Purple Passion

Bellevue Man Juices Up His Fourth ‘32 Pontiac

By Jeff Barnes

For Jim and Jan Nekuda, 1932 was a very good year for cars. But only if they’re named for an Indian chief.

The Bellevue couple is now on their fourth 1932 Pontiac, and their last is the best – a frame-up restoration of a four-door sedan that took thirty years to finish.

The project began in 1984 with a ’32 Pontiac sedan found in Homer, Neb. “It had been in the flood of ’52, and was in really rough shape,” Nekuda said. “I wanted to buy it as parts car for my ’32 Pontiac coupe but he didn’t want to sell it. I eventually traded him a ’42 Chevy four-door sedan in running order for it.”

The car sat on a trailer in the Nekudas’ backyard for many years until he decided to turn it into a street rod. He stripped, sandblasted, and painted the frame, having it boxed to hold a modern engine. The body was in too poor of shape for the project, but he found another ’32 sedan at in Sioux City.

“We brought it home and found out the transmission was bad,” Nekuda said, “so we decided to use the body from it on the frame of the other.”

The merging of the two cars also brought pieces of others. The rear end was from a 1957 Oldsmobile and the front end with rack-and-pinion steering from a Mustang II. The 350-c.i. engine is from a Pontiac Firebird and bored 30 over. “It’s got a ‘mild’ Crane cam,” he added. “We can drive it on the street, but it’s got a little more lift to it.” The power seats are from a ’98 Pontiac Bonneville and the steering column from an ’81 Olds.

Nekuda said the car is a mutt, “but that’s the way you want it – a true rod will have pieces from all kinds of cars.” The door handles are still original, he said, as are the ash trays. The original dash is now outfitted with Mooneyes gauges; a stereo system and disc player are included, along with a LeCarra steering wheel.

Nekuda, 69, has worked on cars virtually all of his life and did most of the work on this one and his other cars. “The welding, the paint, and the interior were all farmed out,” he said, “but everything else – from the motor to the electrical – I did myself.”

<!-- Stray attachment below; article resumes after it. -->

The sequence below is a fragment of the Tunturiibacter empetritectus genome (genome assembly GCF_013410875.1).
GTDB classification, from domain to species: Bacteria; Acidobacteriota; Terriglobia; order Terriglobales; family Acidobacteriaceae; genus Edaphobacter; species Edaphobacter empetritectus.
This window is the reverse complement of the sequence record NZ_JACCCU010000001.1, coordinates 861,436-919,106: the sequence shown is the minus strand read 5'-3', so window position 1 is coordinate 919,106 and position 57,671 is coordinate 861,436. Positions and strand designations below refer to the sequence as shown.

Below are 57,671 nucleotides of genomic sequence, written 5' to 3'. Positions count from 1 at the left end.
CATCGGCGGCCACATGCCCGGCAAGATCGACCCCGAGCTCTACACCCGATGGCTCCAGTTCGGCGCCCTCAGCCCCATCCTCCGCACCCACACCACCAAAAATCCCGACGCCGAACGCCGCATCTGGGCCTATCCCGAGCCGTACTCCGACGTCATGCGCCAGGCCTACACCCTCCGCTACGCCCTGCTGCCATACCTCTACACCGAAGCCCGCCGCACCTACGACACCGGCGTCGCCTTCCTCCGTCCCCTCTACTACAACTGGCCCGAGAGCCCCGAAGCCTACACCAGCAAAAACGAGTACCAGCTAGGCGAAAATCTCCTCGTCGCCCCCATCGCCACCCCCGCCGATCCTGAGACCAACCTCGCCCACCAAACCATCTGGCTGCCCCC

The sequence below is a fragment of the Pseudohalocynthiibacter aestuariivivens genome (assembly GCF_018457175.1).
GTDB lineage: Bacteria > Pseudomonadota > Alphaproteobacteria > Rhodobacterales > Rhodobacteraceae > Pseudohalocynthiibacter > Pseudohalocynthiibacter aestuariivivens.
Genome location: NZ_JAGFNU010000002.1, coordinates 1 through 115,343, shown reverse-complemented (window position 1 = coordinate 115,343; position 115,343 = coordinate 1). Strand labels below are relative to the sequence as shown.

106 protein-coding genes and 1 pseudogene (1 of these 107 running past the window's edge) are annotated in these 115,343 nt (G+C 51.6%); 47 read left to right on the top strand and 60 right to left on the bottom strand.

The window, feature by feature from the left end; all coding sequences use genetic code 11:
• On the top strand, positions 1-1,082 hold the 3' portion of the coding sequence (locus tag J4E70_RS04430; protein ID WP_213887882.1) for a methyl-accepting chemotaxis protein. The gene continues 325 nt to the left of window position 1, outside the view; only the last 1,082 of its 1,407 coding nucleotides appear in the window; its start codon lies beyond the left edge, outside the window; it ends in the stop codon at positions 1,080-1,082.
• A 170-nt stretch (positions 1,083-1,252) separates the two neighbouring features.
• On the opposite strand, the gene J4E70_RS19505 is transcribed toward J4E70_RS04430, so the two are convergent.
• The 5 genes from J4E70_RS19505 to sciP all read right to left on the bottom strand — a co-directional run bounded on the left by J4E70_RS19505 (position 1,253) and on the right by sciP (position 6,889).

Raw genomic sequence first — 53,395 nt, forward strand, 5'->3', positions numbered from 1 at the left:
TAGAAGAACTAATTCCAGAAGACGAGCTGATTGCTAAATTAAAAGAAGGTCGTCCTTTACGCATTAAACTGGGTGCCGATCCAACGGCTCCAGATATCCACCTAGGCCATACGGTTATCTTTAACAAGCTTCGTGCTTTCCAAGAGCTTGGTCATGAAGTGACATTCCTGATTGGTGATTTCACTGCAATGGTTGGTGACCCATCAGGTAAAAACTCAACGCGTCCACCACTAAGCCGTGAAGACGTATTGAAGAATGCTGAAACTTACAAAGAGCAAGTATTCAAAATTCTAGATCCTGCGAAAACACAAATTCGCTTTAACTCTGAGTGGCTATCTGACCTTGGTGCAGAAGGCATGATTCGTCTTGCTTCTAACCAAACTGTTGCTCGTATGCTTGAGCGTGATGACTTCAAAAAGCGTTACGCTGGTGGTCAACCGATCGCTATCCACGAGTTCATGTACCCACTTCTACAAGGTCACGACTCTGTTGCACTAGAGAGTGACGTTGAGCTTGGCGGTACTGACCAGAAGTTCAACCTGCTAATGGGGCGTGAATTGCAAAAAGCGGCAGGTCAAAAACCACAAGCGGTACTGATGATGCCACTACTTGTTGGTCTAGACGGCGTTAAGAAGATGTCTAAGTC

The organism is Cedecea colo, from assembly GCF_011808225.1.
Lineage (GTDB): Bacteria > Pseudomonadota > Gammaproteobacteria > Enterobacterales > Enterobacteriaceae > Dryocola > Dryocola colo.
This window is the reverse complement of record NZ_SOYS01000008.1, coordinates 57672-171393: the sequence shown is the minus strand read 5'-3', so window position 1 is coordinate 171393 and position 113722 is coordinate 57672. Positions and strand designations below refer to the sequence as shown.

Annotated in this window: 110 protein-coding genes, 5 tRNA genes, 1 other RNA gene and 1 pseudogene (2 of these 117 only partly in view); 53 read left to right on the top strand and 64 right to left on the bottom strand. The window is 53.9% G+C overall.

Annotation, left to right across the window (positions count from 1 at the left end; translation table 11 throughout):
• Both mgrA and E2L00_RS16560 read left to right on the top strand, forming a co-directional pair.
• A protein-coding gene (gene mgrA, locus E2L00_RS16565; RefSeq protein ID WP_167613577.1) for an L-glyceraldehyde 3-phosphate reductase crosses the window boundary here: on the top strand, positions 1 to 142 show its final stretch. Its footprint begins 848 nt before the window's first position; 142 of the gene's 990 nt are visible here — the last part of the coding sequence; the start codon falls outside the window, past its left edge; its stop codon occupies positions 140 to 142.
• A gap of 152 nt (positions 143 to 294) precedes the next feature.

Former owner of an Omaha liquor store – the “Hooch Hutch” on L Street – Nekuda’s ’32 Pontiac specialization began in 1969. He was just getting out of the hospital and was looking for a project to keep him busy while home recuperating.

“A friend had three cars and told him if you ever want to sell the ’32 coupe, let me know,” he recounted. “The following year I bought it from him.” The Nekudas still have that coupe and run it regularly. He didn’t do a street-rod conversion on that, or even a complete restoration – that car has only 25,000 original miles on it and he wants it to continue to age gracefully.

The ’32 draws Nekuda’s interest because it was the lowest production year for Pontiac during the Great Depression. They were less common than their GM cousin Chevrolet and less expensive than the Cadillac.

Although the sedan is essentially “done,” tweaks continue for the car. The couple installed a hitch for it and bought a tear-drop camper to pull for out-of-town shows; they’ll eventually paint it purple and black to match the ’32.

“(This car) was a long time in the making, but well worth the wait,” said Jan.

(Originally published in the Omaha World-Herald, August 9, 2014)

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